This initiative is being sustained through the commitment of the Malaysian Government to continue implementing this initiative as an effort to improve the road safety situation in the country by positively influencing the culture, behaviour and attitude of the younger generation of road users. RSE Activity Books are still being printed and delivered to all the schools until a time when the infrastructure is in place to provide RSE online. This would significantly reduce the cost of printing and delivering the books to all the schools nationwide. As there are already teachers who are trained in teaching RSE, they can guide their fellow colleagues who were not exposed to the programme even if the training of teachers by RSD is discontinued. This initiative can be replicated using the same model whereby the content can be developed using Malaysia’s module as the base and adapted to suit the respective countries. In fact, Indonesia once borrowed Malaysia’s RSE module as reference to be implemented there.

 12. Were special measures put in place to ensure that the initiative benefits women and girls and improves the situation of the poorest and most vulnerable? (If applicable)
The implementation of the RSE programme required a huge amount of effort from all parties involved and it was the deep commitment, hard work, dedication and collaboration of all that RSE could be implemented so successfully. But all the sacrifice was definitely worthwhile when our younger generation of school going children are given the opportunity to be exposed to road safety, an option we did not have back then. The knowledge and exposure gained through RSE could one day make a difference between life and death. It was a humbling experience when some teachers related that their students have never seen certain vehicles or road furniture before because their schools are located deep in the interiors where it can only be assessed by boats. This kind of feedback opens up our minds to the different challenges faced by schools in implementing the RSE. These are some of the recommendations for the improvement of the RSE: i. The curriculum development of RSE must keep to the aim of increasing safety for the children when they are on the road accompanied by adults / parents. It should never increase the exposure of the children to be on their own on the road especially for children age 8 and below whom are at risk at large. ii. The RSE intervention exposure needs to be increased gradually from the current average 12 weeks. Maintaining once a week (35-40 minutes) exposure is sufficient for the time being. iii. The implementation of RSE needs to be well monitored and assured that it is fully implemented as planned. iv. Leaning outcomes with a behavioural change requires more and constant dosage to detect changes over time. v. RSE education based intervention should be supported and combined with other interventions to get a much better results in terms of traffic crash and injury reduction.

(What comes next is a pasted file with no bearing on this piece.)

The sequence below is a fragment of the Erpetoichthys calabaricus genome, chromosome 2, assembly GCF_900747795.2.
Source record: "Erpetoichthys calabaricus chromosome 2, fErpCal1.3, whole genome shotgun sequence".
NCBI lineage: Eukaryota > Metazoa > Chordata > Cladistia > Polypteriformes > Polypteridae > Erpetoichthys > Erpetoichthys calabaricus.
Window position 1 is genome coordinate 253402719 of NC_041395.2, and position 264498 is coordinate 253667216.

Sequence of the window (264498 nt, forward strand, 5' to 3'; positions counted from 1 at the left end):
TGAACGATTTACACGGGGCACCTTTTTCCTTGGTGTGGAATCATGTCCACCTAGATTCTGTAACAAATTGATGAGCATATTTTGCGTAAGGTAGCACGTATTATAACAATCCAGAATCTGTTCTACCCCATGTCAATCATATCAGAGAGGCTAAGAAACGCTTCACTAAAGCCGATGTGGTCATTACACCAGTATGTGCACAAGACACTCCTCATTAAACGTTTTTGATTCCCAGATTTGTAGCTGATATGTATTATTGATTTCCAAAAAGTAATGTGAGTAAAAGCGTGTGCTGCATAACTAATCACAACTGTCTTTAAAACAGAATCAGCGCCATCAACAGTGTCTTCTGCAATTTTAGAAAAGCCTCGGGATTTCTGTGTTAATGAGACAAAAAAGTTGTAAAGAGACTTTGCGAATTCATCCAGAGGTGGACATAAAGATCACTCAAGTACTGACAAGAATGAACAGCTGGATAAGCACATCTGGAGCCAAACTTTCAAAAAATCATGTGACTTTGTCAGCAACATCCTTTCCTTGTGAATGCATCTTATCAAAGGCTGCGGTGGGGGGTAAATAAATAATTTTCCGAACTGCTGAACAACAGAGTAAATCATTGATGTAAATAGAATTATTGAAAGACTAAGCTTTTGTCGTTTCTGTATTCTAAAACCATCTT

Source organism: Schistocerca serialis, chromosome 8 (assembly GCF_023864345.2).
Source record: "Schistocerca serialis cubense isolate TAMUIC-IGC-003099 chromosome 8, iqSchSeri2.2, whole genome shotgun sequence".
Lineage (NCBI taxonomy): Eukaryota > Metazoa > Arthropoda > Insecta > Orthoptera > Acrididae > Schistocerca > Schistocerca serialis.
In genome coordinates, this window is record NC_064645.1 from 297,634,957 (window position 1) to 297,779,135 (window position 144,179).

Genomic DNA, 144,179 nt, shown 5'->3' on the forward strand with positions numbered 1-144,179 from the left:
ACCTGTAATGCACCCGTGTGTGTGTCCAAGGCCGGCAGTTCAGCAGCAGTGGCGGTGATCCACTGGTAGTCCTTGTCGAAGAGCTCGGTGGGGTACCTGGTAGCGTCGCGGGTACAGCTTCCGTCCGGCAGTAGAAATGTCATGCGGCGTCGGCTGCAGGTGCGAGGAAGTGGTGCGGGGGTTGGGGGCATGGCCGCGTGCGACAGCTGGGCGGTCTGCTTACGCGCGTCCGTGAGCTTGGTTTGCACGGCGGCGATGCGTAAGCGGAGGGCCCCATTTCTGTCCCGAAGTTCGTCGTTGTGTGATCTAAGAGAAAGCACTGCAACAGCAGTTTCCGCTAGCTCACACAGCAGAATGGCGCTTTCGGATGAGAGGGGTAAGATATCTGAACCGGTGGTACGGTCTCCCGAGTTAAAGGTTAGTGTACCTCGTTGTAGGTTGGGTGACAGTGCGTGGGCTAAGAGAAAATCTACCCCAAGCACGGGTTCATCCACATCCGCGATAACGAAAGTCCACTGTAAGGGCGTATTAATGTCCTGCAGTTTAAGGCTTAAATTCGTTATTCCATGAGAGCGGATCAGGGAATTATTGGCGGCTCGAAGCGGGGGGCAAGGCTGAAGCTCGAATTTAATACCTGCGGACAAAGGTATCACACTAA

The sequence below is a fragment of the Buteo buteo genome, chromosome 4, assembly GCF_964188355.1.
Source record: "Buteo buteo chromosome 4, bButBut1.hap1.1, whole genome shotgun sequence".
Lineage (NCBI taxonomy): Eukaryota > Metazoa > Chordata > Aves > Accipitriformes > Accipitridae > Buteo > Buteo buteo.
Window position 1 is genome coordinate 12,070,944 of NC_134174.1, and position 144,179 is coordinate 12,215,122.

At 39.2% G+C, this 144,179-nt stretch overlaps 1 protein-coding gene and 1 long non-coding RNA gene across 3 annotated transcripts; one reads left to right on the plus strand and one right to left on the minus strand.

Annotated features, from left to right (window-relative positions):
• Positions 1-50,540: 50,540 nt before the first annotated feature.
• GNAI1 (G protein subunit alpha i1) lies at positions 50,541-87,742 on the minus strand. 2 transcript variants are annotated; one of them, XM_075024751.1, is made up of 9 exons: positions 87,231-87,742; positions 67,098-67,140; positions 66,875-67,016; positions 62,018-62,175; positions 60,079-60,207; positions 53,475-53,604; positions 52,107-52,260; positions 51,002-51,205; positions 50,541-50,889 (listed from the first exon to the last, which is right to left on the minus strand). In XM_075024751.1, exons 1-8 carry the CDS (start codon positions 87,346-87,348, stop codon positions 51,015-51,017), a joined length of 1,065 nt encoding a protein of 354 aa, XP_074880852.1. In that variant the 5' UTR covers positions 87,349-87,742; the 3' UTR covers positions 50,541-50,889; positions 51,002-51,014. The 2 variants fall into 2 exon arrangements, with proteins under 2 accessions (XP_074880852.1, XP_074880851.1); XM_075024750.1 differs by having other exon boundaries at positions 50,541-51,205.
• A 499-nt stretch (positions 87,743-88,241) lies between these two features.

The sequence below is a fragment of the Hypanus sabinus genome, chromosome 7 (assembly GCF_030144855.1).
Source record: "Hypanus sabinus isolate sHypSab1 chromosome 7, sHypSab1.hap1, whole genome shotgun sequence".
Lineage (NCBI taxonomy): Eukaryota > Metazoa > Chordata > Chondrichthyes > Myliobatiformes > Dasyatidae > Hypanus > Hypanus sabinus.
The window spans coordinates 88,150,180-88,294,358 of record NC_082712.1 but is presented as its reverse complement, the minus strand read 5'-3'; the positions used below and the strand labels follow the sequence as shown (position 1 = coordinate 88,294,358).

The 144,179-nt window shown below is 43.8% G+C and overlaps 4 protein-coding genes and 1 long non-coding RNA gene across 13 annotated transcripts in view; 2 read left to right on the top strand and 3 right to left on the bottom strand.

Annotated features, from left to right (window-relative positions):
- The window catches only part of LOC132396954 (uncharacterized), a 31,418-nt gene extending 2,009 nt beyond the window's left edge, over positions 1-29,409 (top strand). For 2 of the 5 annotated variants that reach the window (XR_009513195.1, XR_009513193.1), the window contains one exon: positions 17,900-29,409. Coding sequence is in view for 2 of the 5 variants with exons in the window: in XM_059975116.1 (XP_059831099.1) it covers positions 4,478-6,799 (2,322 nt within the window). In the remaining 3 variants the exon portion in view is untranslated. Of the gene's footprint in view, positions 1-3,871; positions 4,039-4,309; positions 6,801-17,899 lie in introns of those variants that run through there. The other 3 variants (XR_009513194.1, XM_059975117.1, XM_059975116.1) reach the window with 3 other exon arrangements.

Contact Information

Institution Name:   Road Safety Department of Malaysia
Institution Type:   Government Agency  
Contact Person:   Raymond Teoh Joo Han
Title:   Mr.  
Telephone/ Fax:   +603-83238010
Institution's / Project's Website:  
E-mail:   raymond@jkjr.gov.my  
Address:   Galeria PjH, Level 3, Jalan P4W, Persiaran Perdana, Presint 4
Postal Code:   62100
City:   Putrajaya
State/Province:   Putrajaya
Country: